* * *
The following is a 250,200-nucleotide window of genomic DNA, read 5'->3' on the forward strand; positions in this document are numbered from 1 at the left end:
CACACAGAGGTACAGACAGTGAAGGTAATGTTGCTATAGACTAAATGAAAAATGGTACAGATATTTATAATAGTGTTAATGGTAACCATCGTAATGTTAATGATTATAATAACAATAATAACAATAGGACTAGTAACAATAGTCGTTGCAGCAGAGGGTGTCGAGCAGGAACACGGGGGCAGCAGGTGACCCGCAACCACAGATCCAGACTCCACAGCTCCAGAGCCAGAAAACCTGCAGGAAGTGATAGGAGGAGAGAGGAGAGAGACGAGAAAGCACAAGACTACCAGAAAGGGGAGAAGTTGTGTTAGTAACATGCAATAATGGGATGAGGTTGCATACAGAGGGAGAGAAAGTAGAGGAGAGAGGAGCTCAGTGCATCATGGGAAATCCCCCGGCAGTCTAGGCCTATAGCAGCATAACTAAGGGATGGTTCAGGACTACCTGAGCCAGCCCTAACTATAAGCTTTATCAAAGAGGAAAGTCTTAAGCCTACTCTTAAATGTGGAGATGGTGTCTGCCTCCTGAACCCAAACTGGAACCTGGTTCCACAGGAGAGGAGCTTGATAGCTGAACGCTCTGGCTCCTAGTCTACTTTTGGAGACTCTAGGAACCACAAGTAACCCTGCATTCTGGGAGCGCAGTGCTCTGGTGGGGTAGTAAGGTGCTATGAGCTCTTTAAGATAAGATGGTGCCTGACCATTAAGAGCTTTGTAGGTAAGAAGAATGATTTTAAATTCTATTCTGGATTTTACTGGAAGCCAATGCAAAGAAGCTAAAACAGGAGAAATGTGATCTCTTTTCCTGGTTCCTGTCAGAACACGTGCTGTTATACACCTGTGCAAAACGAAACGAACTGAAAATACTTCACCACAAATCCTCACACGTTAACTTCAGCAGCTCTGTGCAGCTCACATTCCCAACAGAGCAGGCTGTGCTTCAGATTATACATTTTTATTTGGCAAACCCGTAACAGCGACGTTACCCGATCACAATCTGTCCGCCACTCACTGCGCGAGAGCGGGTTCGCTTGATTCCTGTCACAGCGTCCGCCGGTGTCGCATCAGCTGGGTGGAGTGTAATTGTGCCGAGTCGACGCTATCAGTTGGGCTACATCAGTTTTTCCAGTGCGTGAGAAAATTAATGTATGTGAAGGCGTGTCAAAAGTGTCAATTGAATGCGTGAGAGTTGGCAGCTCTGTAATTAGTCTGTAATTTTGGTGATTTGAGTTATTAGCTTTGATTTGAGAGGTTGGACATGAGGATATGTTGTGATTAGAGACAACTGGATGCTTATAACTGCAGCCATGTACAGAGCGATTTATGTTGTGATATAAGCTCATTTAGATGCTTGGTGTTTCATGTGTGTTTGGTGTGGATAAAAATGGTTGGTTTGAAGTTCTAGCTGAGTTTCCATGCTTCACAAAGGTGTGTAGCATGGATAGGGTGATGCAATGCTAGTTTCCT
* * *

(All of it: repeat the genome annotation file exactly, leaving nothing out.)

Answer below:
The following is a 250,200-nucleotide window of genomic DNA, read 5'->3' on the forward strand; positions in this document are numbered from 1 at the left end:
CACACAGAGGTACAGACAGTGAAGGTAATGTTGCTATAGACTAAATGAAAAATGGTACAGATATTTATAATAGTGTTAATGGTAACCATCGTAATGTTAATGATTATAATAACAATAATAACAATAGGACTAGTAACAATAGTCGTTGCAGCAGAGGGTGTCGAGCAGGAACACGGGGGCAGCAGGTGACCCGCAACCACAGATCCAGACTCCACAGCTCCAGAGCCAGAAAACCTGCAGGAAGTGATAGGAGGAGAGAGGAGAGAGACGAGAAAGCACAAGACTACCAGAAAGGGGAGAAGTTGTGTTAGTAACATGCAATAATGGGATGAGGTTGCATACAGAGGGAGAGAAAGTAGAGGAGAGAGGAGCTCAGTGCATCATGGGAAATCCCCCGGCAGTCTAGGCCTATAGCAGCATAACTAAGGGATGGTTCAGGACTACCTGAGCCAGCCCTAACTATAAGCTTTATCAAAGAGGAAAGTCTTAAGCCTACTCTTAAATGTGGAGATGGTGTCTGCCTCCTGAACCCAAACTGGAACCTGGTTCCACAGGAGAGGAGCTTGATAGCTGAACGCTCTGGCTCCTAGTCTACTTTTGGAGACTCTAGGAACCACAAGTAACCCTGCATTCTGGGAGCGCAGTGCTCTGGTGGGGTAGTAAGGTGCTATGAGCTCTTTAAGATAAGATGGTGCCTGACCATTAAGAGCTTTGTAGGTAAGAAGAATGATTTTAAATTCTATTCTGGATTTTACTGGAAGCCAATGCAAAGAAGCTAAAACAGGAGAAATGTGATCTCTTTTCCTGGTTCCTGTCAGAACACGTGCTGTTATACACCTGTGCAAAACGAAACGAACTGAAAATACTTCACCACAAATCCTCACACGTTAACTTCAGCAGCTCTGTGCAGCTCACATTCCCAACAGAGCAGGCTGTGCTTCAGATTATACATTTTTATTTGGCAAACCCGTAACAGCGACGTTACCCGATCACAATCTGTCCGCCACTCACTGCGCGAGAGCGGGTTCGCTTGATTCCTGTCACAGCGTCCGCCGGTGTCGCATCAGCTGGGTGGAGTGTAATTGTGCCGAGTCGACGCTATCAGTTGGGCTACATCAGTTTTTCCAGTGCGTGAGAAAATTAATGTATGTGAAGGCGTGTCAAAAGTGTCAATTGAATGCGTGAGAGTTGGCAGCTCTGTAATTAGTCTGTAATTTTGGTGATTTGAGTTATTAGCTTTGATTTGAGAGGTTGGACATGAGGATATGTTGTGATTAGAGACAACTGGATGCTTATAACTGCAGCCATGTACAGAGCGATTTATGTTGTGATATAAGCTCATTTAGATGCTTGGTGTTTCATGTGTGTTTGGTGTGGATAAAAATGGTTGGTTTGAAGTTCTAGCTGAGTTTCCATGCTTCACAAAGGTGTGTAGCATGGATAGGGTGATGCAATGCTAGTTTCCT